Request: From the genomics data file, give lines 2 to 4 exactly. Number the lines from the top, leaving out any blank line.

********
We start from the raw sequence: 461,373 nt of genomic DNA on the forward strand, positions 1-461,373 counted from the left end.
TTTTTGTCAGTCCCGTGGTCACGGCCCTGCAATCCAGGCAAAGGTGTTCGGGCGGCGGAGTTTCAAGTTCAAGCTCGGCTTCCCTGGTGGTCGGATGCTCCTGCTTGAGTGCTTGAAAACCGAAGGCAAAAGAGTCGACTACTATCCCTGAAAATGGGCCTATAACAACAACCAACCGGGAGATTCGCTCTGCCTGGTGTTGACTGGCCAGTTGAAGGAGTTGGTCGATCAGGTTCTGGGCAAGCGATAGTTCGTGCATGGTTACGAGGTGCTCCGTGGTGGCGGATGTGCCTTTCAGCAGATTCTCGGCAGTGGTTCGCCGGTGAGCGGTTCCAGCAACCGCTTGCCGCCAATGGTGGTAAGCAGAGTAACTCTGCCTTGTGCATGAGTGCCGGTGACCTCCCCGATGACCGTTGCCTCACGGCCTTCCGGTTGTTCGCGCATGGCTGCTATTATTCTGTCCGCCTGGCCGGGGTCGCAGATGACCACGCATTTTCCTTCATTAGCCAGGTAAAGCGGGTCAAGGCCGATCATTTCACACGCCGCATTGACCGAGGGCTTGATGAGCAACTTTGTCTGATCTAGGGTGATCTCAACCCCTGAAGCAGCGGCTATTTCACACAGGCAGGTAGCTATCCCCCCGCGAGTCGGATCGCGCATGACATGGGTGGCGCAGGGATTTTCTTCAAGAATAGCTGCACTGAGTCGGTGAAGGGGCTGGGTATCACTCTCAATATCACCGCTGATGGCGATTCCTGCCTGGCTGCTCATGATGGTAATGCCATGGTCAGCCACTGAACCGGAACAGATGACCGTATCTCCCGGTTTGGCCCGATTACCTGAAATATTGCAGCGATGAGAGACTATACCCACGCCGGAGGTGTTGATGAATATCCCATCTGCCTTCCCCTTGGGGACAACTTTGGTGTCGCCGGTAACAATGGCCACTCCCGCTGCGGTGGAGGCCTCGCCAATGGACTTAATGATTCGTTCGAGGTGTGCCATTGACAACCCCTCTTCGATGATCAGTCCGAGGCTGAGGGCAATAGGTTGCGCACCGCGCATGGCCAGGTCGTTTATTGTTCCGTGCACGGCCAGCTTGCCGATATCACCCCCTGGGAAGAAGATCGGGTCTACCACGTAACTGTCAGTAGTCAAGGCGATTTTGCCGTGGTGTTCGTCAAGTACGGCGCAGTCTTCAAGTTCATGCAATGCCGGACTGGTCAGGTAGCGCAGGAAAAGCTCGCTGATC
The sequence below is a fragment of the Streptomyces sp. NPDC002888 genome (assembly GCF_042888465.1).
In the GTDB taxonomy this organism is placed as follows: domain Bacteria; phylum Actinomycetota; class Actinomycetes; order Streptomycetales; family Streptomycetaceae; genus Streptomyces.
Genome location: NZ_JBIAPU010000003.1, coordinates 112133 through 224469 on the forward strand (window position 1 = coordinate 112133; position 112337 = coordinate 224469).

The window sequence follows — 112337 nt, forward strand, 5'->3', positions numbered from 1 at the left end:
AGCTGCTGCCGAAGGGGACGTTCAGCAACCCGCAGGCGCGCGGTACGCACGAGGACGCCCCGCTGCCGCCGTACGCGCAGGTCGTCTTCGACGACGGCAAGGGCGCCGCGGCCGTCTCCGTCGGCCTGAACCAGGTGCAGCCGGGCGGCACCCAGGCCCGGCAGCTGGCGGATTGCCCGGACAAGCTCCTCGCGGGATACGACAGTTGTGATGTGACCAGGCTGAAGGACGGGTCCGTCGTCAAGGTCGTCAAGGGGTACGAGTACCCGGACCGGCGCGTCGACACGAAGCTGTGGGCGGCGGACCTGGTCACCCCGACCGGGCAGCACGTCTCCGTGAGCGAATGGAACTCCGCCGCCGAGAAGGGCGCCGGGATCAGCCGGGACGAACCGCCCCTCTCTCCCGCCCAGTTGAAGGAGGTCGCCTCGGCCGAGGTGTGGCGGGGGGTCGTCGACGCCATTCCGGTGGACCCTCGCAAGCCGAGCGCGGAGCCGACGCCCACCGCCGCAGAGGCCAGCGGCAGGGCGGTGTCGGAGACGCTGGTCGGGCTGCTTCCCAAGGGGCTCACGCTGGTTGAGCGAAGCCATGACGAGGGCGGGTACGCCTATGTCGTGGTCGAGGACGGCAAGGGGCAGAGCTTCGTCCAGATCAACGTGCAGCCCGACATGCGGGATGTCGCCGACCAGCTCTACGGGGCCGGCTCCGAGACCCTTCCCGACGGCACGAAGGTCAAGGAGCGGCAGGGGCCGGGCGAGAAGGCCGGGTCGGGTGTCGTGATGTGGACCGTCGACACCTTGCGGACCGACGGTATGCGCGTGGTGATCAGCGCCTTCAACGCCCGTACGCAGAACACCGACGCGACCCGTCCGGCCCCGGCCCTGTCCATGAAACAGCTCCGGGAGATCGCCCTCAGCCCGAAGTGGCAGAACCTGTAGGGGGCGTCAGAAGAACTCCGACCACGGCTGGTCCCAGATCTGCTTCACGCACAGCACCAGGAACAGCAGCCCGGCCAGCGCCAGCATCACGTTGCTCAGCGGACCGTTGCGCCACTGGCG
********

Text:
TTTTTGTCAGTCCCGTGGTCACGGCCCTGCAATCCAGGCAAAGGTGTTCGGGCGGCGGAGTTTCAAGTTCAAGCTCGGCTTCCCTGGTGGTCGGATGCTCCTGCTTGAGTGCTTGAAAACCGAAGGCAAAAGAGTCGACTACTATCCCTGAAAATGGGCCTATAACAACAACCAACCGGGAGATTCGCTCTGCCTGGTGTTGACTGGCCAGTTGAAGGAGTTGGTCGATCAGGTTCTGGGCAAGCGATAGTTCGTGCATGGTTACGAGGTGCTCCGTGGTGGCGGATGTGCCTTTCAGCAGATTCTCGGCAGTGGTTCGCCGGTGAGCGGTTCCAGCAACCGCTTGCCGCCAATGGTGGTAAGCAGAGTAACTCTGCCTTGTGCATGAGTGCCGGTGACCTCCCCGATGACCGTTGCCTCACGGCCTTCCGGTTGTTCGCGCATGGCTGCTATTATTCTGTCCGCCTGGCCGGGGTCGCAGATGACCACGCATTTTCCTTCATTAGCCAGGTAAAGCGGGTCAAGGCCGATCATTTCACACGCCGCATTGACCGAGGGCTTGATGAGCAACTTTGTCTGATCTAGGGTGATCTCAACCCCTGAAGCAGCGGCTATTTCACACAGGCAGGTAGCTATCCCCCCGCGAGTCGGATCGCGCATGACATGGGTGGCGCAGGGATTTTCTTCAAGAATAGCTGCACTGAGTCGGTGAAGGGGCTGGGTATCACTCTCAATATCACCGCTGATGGCGATTCCTGCCTGGCTGCTCATGATGGTAATGCCATGGTCAGCCACTGAACCGGAACAGATGACCGTATCTCCCGGTTTGGCCCGATTACCTGAAATATTGCAGCGATGAGAGACTATACCCACGCCGGAGGTGTTGATGAATATCCCATCTGCCTTCCCCTTGGGGACAACTTTGGTGTCGCCGGTAACAATGGCCACTCCCGCTGCGGTGGAGGCCTCGCCAATGGACTTAATGATTCGTTCGAGGTGTGCCATTGACAACCCCTCTTCGATGATCAGTCCGAGGCTGAGGGCAATAGGTTGCGCACCGCGCATGGCCAGGTCGTTTATTGTTCCGTGCACGGCCAGCTTGCCGATATCACCCCCTGGGAAGAAGATCGGGTCTACCACGTAACTGTCAGTAGTCAAGGCGATTTTGCCGTGGTGTTCGTCAAGTACGGCGCAGTCTTCAAGTTCATGCAATGCCGGACTGGTCAGGTAGCGCAGGAAAAGCTCGCTGATC
The sequence below is a fragment of the Streptomyces sp. NPDC002888 genome (assembly GCF_042888465.1).
In the GTDB taxonomy this organism is placed as follows: domain Bacteria; phylum Actinomycetota; class Actinomycetes; order Streptomycetales; family Streptomycetaceae; genus Streptomyces.